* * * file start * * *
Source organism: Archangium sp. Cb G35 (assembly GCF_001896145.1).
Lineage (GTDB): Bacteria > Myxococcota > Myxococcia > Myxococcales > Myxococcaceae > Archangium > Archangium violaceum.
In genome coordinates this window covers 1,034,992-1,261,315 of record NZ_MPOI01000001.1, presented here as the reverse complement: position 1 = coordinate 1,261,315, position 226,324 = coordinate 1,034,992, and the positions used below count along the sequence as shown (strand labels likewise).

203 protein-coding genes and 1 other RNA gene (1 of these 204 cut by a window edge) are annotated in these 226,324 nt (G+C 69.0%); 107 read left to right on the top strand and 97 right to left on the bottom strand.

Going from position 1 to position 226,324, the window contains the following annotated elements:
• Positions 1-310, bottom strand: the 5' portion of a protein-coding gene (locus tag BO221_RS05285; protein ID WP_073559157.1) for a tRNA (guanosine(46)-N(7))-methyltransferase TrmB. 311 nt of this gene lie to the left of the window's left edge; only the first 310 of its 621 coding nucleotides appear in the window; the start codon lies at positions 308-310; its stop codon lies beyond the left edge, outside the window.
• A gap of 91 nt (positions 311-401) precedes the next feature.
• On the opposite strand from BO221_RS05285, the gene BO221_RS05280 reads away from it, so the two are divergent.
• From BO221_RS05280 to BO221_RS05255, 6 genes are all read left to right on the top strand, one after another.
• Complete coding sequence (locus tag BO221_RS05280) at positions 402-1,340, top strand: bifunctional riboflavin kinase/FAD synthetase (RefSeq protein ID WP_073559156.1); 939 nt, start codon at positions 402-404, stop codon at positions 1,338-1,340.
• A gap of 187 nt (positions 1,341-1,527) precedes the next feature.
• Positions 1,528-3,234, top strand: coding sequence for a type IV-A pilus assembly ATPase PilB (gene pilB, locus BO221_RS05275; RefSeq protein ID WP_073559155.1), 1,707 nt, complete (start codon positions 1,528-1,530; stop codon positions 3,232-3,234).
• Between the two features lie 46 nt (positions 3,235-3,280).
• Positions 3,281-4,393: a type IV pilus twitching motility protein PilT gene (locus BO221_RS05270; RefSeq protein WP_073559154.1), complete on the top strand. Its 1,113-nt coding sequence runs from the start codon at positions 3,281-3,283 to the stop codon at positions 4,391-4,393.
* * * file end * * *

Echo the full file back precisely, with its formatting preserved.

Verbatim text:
Source organism: Archangium sp. Cb G35 (assembly GCF_001896145.1).
Lineage (GTDB): Bacteria > Myxococcota > Myxococcia > Myxococcales > Myxococcaceae > Archangium > Archangium violaceum.
In genome coordinates this window covers 1,034,992-1,261,315 of record NZ_MPOI01000001.1, presented here as the reverse complement: position 1 = coordinate 1,261,315, position 226,324 = coordinate 1,034,992, and the positions used below count along the sequence as shown (strand labels likewise).

203 protein-coding genes and 1 other RNA gene (1 of these 204 cut by a window edge) are annotated in these 226,324 nt (G+C 69.0%); 107 read left to right on the top strand and 97 right to left on the bottom strand.

Going from position 1 to position 226,324, the window contains the following annotated elements:
• Positions 1-310, bottom strand: the 5' portion of a protein-coding gene (locus tag BO221_RS05285; protein ID WP_073559157.1) for a tRNA (guanosine(46)-N(7))-methyltransferase TrmB. 311 nt of this gene lie to the left of the window's left edge; only the first 310 of its 621 coding nucleotides appear in the window; the start codon lies at positions 308-310; its stop codon lies beyond the left edge, outside the window.
• A gap of 91 nt (positions 311-401) precedes the next feature.
• On the opposite strand from BO221_RS05285, the gene BO221_RS05280 reads away from it, so the two are divergent.
• From BO221_RS05280 to BO221_RS05255, 6 genes are all read left to right on the top strand, one after another.
• Complete coding sequence (locus tag BO221_RS05280) at positions 402-1,340, top strand: bifunctional riboflavin kinase/FAD synthetase (RefSeq protein ID WP_073559156.1); 939 nt, start codon at positions 402-404, stop codon at positions 1,338-1,340.
• A gap of 187 nt (positions 1,341-1,527) precedes the next feature.
• Positions 1,528-3,234, top strand: coding sequence for a type IV-A pilus assembly ATPase PilB (gene pilB, locus BO221_RS05275; RefSeq protein ID WP_073559155.1), 1,707 nt, complete (start codon positions 1,528-1,530; stop codon positions 3,232-3,234).
• Between the two features lie 46 nt (positions 3,235-3,280).
• Positions 3,281-4,393: a type IV pilus twitching motility protein PilT gene (locus BO221_RS05270; RefSeq protein WP_073559154.1), complete on the top strand. Its 1,113-nt coding sequence runs from the start codon at positions 3,281-3,283 to the stop codon at positions 4,391-4,393.